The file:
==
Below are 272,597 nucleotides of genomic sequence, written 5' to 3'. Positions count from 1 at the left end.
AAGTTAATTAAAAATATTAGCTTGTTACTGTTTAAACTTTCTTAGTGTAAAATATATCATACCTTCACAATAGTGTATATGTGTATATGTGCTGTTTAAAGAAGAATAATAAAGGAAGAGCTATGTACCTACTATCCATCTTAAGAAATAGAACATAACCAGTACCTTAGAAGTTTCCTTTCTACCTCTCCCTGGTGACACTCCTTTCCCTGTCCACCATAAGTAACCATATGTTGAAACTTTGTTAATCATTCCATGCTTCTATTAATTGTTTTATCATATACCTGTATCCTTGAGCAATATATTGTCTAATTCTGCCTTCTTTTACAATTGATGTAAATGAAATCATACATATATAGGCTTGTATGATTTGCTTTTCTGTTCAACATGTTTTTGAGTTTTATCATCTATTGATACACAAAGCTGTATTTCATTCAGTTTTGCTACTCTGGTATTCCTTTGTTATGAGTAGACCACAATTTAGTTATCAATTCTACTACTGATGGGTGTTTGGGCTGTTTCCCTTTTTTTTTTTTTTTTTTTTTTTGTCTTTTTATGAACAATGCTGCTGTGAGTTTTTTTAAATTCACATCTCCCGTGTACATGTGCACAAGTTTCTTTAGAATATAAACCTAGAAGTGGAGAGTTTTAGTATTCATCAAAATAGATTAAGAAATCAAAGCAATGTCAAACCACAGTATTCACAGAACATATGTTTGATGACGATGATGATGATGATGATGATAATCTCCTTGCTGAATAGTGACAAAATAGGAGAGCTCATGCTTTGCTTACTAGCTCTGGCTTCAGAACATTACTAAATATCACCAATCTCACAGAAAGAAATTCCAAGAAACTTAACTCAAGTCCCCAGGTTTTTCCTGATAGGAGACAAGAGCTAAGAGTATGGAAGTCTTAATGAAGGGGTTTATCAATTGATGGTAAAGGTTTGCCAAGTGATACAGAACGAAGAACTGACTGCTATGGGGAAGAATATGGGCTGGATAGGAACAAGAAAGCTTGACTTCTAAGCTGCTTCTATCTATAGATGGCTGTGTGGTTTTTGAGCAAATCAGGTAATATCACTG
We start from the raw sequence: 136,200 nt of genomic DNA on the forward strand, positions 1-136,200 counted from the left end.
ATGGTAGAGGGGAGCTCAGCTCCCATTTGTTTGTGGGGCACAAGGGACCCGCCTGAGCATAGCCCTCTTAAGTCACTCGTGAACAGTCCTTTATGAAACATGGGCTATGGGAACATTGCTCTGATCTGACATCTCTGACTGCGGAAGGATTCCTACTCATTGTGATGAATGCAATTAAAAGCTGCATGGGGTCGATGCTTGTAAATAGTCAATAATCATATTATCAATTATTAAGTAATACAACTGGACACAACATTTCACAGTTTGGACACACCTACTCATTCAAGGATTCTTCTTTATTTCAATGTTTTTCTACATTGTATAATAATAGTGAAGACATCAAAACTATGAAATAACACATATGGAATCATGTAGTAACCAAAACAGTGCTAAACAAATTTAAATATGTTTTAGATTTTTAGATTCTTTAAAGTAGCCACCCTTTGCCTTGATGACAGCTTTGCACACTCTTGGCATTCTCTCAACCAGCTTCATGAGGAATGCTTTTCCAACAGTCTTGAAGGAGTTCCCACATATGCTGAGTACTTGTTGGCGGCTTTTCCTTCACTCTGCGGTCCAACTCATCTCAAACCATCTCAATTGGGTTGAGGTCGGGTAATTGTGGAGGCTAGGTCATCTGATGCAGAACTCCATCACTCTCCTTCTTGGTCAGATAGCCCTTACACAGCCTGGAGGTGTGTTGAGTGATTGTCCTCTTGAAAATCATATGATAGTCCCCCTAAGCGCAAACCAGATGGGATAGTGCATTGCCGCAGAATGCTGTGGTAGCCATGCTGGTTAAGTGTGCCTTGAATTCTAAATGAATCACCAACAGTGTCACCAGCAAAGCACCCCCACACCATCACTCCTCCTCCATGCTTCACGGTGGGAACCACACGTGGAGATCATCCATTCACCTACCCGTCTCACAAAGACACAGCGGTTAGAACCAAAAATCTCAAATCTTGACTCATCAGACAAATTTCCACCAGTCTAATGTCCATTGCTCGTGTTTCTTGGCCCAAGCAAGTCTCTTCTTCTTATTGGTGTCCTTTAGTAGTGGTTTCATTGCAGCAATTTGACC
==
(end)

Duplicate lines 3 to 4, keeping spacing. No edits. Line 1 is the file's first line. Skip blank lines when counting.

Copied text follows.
We start from the raw sequence: 136,200 nt of genomic DNA on the forward strand, positions 1-136,200 counted from the left end.
ATGGTAGAGGGGAGCTCAGCTCCCATTTGTTTGTGGGGCACAAGGGACCCGCCTGAGCATAGCCCTCTTAAGTCACTCGTGAACAGTCCTTTATGAAACATGGGCTATGGGAACATTGCTCTGATCTGACATCTCTGACTGCGGAAGGATTCCTACTCATTGTGATGAATGCAATTAAAAGCTGCATGGGGTCGATGCTTGTAAATAGTCAATAATCATATTATCAATTATTAAGTAATACAACTGGACACAACATTTCACAGTTTGGACACACCTACTCATTCAAGGATTCTTCTTTATTTCAATGTTTTTCTACATTGTATAATAATAGTGAAGACATCAAAACTATGAAATAACACATATGGAATCATGTAGTAACCAAAACAGTGCTAAACAAATTTAAATATGTTTTAGATTTTTAGATTCTTTAAAGTAGCCACCCTTTGCCTTGATGACAGCTTTGCACACTCTTGGCATTCTCTCAACCAGCTTCATGAGGAATGCTTTTCCAACAGTCTTGAAGGAGTTCCCACATATGCTGAGTACTTGTTGGCGGCTTTTCCTTCACTCTGCGGTCCAACTCATCTCAAACCATCTCAATTGGGTTGAGGTCGGGTAATTGTGGAGGCTAGGTCATCTGATGCAGAACTCCATCACTCTCCTTCTTGGTCAGATAGCCCTTACACAGCCTGGAGGTGTGTTGAGTGATTGTCCTCTTGAAAATCATATGATAGTCCCCCTAAGCGCAAACCAGATGGGATAGTGCATTGCCGCAGAATGCTGTGGTAGCCATGCTGGTTAAGTGTGCCTTGAATTCTAAATGAATCACCAACAGTGTCACCAGCAAAGCACCCCCACACCATCACTCCTCCTCCATGCTTCACGGTGGGAACCACACGTGGAGATCATCCATTCACCTACCCGTCTCACAAAGACACAGCGGTTAGAACCAAAAATCTCAAATCTTGACTCATCAGACAAATTTCCACCAGTCTAATGTCCATTGCTCGTGTTTCTTGGCCCAAGCAAGTCTCTTCTTCTTATTGGTGTCCTTTAGTAGTGGTTTCATTGCAGCAATTTGACC